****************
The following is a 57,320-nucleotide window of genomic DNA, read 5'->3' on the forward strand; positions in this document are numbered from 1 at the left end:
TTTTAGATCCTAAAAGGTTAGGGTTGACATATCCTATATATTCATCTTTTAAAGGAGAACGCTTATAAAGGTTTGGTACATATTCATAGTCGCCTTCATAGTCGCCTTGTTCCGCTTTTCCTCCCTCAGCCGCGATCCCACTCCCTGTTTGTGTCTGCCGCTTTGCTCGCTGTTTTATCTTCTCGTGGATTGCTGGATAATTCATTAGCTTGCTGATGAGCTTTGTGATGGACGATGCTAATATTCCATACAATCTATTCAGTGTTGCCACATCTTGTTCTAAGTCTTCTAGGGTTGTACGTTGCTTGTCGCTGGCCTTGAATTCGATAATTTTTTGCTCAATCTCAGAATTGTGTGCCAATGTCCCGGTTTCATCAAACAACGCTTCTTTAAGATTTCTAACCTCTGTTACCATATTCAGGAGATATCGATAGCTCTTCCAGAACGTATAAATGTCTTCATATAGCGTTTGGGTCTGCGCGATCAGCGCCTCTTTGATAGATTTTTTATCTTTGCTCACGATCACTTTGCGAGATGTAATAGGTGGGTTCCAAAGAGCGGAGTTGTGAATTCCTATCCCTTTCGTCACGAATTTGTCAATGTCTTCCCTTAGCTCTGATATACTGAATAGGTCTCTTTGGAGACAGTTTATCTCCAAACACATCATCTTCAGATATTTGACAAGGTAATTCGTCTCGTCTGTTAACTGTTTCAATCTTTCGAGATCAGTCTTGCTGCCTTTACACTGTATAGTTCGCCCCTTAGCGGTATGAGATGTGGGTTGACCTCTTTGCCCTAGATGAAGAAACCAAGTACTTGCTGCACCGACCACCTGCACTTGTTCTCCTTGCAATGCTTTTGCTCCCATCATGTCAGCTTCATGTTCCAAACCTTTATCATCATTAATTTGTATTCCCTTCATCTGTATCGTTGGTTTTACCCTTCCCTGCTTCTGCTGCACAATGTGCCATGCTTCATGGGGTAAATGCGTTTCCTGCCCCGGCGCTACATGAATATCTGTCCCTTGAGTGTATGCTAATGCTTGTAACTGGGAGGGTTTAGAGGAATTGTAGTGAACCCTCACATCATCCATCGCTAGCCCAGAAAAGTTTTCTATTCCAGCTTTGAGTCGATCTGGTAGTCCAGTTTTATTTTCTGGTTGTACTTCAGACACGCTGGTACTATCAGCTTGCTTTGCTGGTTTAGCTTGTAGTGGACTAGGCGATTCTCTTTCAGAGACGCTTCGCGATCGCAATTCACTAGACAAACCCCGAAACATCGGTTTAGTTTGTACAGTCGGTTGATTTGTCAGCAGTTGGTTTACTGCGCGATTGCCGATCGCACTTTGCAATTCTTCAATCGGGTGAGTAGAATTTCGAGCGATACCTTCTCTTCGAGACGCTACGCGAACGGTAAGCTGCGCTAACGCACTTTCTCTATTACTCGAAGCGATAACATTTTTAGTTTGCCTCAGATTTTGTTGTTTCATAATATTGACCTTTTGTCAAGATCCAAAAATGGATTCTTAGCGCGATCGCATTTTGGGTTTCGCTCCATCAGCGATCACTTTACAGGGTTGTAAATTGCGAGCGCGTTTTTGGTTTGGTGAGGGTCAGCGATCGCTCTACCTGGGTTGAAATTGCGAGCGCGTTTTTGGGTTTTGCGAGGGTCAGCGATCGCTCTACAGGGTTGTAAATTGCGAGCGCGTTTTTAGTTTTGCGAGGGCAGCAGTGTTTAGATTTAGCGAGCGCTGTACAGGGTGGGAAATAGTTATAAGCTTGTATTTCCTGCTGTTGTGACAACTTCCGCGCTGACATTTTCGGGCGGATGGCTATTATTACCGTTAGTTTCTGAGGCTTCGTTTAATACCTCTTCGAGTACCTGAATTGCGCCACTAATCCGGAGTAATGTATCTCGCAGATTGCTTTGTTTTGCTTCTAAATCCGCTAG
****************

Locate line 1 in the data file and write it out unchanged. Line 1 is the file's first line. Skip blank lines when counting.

The following is a 57,320-nucleotide window of genomic DNA, read 5'->3' on the forward strand; positions in this document are numbered from 1 at the left end: